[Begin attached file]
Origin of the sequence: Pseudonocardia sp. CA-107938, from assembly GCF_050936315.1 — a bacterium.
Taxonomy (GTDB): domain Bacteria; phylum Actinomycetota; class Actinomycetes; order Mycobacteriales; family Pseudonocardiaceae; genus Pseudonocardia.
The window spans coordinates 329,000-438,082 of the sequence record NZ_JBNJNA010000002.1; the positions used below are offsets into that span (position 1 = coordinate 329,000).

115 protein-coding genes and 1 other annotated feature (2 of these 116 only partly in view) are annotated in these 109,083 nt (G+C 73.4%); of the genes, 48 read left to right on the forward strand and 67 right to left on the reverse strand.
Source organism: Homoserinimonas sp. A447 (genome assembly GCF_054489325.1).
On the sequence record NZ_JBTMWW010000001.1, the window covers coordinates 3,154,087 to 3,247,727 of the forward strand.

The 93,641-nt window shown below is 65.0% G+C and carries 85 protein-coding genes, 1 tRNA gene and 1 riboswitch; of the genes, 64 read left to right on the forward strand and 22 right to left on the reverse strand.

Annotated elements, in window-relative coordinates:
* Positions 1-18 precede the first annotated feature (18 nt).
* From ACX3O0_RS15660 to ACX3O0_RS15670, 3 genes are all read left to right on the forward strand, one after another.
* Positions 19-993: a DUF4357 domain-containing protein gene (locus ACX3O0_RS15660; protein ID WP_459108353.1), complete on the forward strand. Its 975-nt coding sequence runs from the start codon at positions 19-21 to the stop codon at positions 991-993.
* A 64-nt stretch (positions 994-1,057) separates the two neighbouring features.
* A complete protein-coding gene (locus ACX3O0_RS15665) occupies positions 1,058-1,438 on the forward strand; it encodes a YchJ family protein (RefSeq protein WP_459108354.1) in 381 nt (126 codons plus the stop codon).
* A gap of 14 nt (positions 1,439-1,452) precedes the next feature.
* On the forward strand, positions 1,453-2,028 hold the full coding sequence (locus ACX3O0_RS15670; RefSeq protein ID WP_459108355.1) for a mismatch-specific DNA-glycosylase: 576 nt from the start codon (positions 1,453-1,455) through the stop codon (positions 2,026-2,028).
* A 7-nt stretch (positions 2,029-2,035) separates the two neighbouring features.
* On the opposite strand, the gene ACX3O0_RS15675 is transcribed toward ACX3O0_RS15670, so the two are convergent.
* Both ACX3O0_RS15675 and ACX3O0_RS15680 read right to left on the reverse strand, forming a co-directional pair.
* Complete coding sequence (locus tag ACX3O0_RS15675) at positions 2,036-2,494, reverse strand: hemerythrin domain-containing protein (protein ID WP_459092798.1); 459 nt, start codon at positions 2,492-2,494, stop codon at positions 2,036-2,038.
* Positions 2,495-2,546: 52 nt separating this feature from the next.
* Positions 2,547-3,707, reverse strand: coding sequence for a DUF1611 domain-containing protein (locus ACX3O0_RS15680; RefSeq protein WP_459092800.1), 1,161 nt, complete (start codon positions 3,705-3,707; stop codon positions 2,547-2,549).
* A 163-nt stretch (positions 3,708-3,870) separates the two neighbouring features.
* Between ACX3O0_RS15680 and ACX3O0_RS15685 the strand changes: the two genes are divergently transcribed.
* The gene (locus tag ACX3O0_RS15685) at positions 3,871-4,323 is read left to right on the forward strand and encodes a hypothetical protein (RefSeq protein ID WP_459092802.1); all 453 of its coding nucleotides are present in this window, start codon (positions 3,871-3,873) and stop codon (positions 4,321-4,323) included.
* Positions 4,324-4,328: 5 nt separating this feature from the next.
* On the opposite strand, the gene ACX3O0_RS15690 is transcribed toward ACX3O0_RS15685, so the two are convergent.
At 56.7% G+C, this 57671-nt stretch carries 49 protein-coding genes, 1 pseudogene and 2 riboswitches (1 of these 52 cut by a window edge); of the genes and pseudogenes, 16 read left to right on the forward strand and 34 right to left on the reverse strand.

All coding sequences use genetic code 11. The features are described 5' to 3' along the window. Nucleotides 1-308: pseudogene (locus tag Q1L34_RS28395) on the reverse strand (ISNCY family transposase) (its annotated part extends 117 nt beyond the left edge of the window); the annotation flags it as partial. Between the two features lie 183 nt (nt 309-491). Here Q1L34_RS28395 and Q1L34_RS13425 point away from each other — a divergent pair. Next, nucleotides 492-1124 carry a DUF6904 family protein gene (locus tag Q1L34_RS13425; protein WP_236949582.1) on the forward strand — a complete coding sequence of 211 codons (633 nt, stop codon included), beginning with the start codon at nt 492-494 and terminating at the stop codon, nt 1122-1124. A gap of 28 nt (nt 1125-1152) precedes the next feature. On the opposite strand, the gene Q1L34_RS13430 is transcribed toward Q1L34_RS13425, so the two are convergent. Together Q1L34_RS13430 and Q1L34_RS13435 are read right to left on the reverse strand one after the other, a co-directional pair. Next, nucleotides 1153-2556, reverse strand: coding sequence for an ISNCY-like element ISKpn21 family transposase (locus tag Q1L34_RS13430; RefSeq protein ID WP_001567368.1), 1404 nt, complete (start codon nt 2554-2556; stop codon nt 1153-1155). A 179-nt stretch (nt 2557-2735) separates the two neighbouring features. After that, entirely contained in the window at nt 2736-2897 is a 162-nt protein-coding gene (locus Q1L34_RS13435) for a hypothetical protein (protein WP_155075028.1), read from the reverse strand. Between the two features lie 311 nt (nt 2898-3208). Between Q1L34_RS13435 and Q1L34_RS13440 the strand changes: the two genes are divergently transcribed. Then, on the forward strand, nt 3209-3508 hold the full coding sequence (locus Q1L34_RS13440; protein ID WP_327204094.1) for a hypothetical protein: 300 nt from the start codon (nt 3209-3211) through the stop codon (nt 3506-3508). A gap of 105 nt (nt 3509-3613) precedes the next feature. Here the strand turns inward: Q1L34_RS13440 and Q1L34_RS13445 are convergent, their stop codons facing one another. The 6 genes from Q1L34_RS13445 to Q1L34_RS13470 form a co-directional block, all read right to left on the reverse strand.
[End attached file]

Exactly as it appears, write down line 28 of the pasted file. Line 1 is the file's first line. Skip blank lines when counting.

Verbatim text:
All coding sequences use genetic code 11. The features are described 5' to 3' along the window. Nucleotides 1-308: pseudogene (locus tag Q1L34_RS28395) on the reverse strand (ISNCY family transposase) (its annotated part extends 117 nt beyond the left edge of the window); the annotation flags it as partial. Between the two features lie 183 nt (nt 309-491). Here Q1L34_RS28395 and Q1L34_RS13425 point away from each other — a divergent pair. Next, nucleotides 492-1124 carry a DUF6904 family protein gene (locus tag Q1L34_RS13425; protein WP_236949582.1) on the forward strand — a complete coding sequence of 211 codons (633 nt, stop codon included), beginning with the start codon at nt 492-494 and terminating at the stop codon, nt 1122-1124. A gap of 28 nt (nt 1125-1152) precedes the next feature. On the opposite strand, the gene Q1L34_RS13430 is transcribed toward Q1L34_RS13425, so the two are convergent. Together Q1L34_RS13430 and Q1L34_RS13435 are read right to left on the reverse strand one after the other, a co-directional pair. Next, nucleotides 1153-2556, reverse strand: coding sequence for an ISNCY-like element ISKpn21 family transposase (locus tag Q1L34_RS13430; RefSeq protein ID WP_001567368.1), 1404 nt, complete (start codon nt 2554-2556; stop codon nt 1153-1155). A 179-nt stretch (nt 2557-2735) separates the two neighbouring features. After that, entirely contained in the window at nt 2736-2897 is a 162-nt protein-coding gene (locus Q1L34_RS13435) for a hypothetical protein (protein WP_155075028.1), read from the reverse strand. Between the two features lie 311 nt (nt 2898-3208). Between Q1L34_RS13435 and Q1L34_RS13440 the strand changes: the two genes are divergently transcribed. Then, on the forward strand, nt 3209-3508 hold the full coding sequence (locus Q1L34_RS13440; protein ID WP_327204094.1) for a hypothetical protein: 300 nt from the start codon (nt 3209-3211) through the stop codon (nt 3506-3508). A gap of 105 nt (nt 3509-3613) precedes the next feature. Here the strand turns inward: Q1L34_RS13440 and Q1L34_RS13445 are convergent, their stop codons facing one another. The 6 genes from Q1L34_RS13445 to Q1L34_RS13470 form a co-directional block, all read right to left on the reverse strand.